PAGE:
Microsoft also replaced the Book 2’s LPDDR3 RAM with new LPDDR4x modules in 8 GB, 16 GB, and 32 GB flavors. Paired with the Book 3’s 10th gen Core processors, you’ve got yourself a serious multitasking machine. And, like the Book 2, the Book 3 comes in 256 GB, 512 GB, and 1 TB PCIe SSD storage configs, with a fancy 2 TB option for the 15-inch model.

Zooming in on the tiny details, you’ll see that the new Surface Book 3 packs Bluetooth 5.0 and Wi-Fi 6 chips, along with an updated 17.5-hour battery life and improved 127-watt charging. Some Book 2 owners complained that their laptop would lose its charge while plugged in during heavyweight tasks—an issue that should be resolved with the additional 20 watts of charging speed.

Finally, there’s the GPU options. The base 13.5-inch Surface Book 3 has integrated Intel Iris Plus graphics, which is decent but not good enough for AAA titles. Every other configuration of the Book 3, including the base 15-inch option, pack NVIDIA graphics cards. You’ll find the GeForce GTX 1650 chip in upgraded 13.5-inch models and the slightly-faster GeForce GTX 1660 Ti in 15-inch models. Businesses can order a 15-inch Surface Book 3 with a Quadro RTX 3000 GPU, and it’s a shame that Microsoft doesn’t offer this model to the public.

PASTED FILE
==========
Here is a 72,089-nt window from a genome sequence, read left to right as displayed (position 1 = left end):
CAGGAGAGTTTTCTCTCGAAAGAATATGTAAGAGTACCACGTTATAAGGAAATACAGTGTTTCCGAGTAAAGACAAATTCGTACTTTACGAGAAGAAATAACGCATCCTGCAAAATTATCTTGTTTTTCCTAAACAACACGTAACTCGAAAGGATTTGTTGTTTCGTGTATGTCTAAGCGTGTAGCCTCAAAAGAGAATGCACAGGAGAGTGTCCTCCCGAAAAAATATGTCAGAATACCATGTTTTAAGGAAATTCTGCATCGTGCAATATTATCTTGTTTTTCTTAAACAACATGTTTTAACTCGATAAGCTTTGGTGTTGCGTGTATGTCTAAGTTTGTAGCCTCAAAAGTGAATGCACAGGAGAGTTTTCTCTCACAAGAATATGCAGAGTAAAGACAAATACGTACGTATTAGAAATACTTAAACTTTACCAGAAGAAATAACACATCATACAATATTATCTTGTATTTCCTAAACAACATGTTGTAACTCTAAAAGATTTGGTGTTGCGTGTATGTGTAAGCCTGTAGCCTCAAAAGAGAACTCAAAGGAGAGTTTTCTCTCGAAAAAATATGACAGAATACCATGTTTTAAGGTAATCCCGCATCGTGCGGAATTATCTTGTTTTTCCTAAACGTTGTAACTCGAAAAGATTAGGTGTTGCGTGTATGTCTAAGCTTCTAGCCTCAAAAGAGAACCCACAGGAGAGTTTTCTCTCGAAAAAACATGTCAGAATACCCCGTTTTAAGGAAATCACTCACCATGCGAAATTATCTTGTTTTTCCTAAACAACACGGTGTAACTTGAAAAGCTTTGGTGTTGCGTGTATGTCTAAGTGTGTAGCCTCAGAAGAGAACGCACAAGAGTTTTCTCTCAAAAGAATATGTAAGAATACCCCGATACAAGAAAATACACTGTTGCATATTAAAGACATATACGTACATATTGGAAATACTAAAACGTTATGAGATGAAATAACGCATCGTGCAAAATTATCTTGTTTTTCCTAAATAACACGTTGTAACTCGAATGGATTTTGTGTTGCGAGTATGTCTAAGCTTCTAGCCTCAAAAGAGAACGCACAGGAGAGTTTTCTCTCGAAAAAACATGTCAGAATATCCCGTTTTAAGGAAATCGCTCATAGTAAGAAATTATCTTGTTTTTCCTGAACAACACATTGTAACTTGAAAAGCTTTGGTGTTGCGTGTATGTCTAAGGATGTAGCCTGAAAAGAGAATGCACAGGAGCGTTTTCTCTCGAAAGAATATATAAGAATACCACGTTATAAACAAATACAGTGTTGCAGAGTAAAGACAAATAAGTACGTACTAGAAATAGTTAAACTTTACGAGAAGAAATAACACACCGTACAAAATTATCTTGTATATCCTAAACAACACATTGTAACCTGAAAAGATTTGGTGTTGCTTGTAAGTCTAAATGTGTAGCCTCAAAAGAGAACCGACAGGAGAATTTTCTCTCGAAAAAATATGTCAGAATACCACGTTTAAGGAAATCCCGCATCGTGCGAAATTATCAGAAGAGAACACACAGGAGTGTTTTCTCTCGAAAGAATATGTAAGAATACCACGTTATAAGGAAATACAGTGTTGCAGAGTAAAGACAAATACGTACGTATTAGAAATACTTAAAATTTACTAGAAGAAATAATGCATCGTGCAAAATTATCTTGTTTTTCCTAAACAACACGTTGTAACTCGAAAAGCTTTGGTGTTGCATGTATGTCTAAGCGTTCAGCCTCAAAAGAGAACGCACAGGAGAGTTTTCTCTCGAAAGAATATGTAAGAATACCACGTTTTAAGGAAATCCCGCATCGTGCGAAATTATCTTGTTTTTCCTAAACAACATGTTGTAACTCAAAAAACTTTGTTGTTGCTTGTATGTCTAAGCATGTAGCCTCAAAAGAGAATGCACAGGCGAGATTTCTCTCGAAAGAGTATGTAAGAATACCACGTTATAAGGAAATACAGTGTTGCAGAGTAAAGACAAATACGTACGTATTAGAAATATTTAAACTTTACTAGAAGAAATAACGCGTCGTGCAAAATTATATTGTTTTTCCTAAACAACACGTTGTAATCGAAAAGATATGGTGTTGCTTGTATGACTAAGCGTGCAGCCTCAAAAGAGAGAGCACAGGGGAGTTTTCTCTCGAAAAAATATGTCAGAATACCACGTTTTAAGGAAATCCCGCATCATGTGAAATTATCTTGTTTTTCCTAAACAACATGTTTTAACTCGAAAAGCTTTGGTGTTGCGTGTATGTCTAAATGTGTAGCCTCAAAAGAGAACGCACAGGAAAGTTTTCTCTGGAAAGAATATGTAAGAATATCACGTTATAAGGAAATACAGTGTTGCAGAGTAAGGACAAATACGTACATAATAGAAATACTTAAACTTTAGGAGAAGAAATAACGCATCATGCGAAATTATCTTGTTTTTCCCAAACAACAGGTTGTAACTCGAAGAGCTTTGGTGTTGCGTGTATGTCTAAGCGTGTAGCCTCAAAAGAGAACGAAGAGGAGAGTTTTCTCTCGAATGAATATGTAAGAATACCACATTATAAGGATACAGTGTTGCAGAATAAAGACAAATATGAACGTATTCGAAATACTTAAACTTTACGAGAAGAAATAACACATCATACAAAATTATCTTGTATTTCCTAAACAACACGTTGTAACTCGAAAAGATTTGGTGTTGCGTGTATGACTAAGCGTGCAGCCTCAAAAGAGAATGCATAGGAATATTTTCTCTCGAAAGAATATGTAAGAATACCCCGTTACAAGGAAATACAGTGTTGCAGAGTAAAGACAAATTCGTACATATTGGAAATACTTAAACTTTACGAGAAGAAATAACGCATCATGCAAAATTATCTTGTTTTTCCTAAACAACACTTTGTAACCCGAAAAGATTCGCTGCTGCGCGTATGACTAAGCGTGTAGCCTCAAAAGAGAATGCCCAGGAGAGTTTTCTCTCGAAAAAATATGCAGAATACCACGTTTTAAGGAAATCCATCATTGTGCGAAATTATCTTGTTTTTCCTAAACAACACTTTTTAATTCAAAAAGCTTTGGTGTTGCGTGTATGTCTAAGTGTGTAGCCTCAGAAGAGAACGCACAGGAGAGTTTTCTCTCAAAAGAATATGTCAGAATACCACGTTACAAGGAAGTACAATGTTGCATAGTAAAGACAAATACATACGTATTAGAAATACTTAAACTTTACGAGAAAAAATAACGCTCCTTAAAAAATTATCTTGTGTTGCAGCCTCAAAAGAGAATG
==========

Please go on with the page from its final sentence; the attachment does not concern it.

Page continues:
Surface Book GPUs are installed in the keyboard dock, so they aren’t active while in tablet mode. That said, the Book 3’s 10th gen Intel CPU has decent integrated graphics that should handle most design software and lightweight games while undocked.

A photo of the Surface Book 3 with two external monitors.

In Microsoft’s words, the Surface Book 3 is the most powerful 2-in-1 laptop available on the market today. And the company is absolutely correct. But if you saw it on a shelf at Best Buy, you wouldn’t be able to tell the Surface Book 3 apart from its slower forebear, the Surface Book 2. Externally, the Book 3 is nearly identical to its predecessor. If you weren’t a fan of the Surface Book 2’s weight and port selection, then prepare to be bummed out.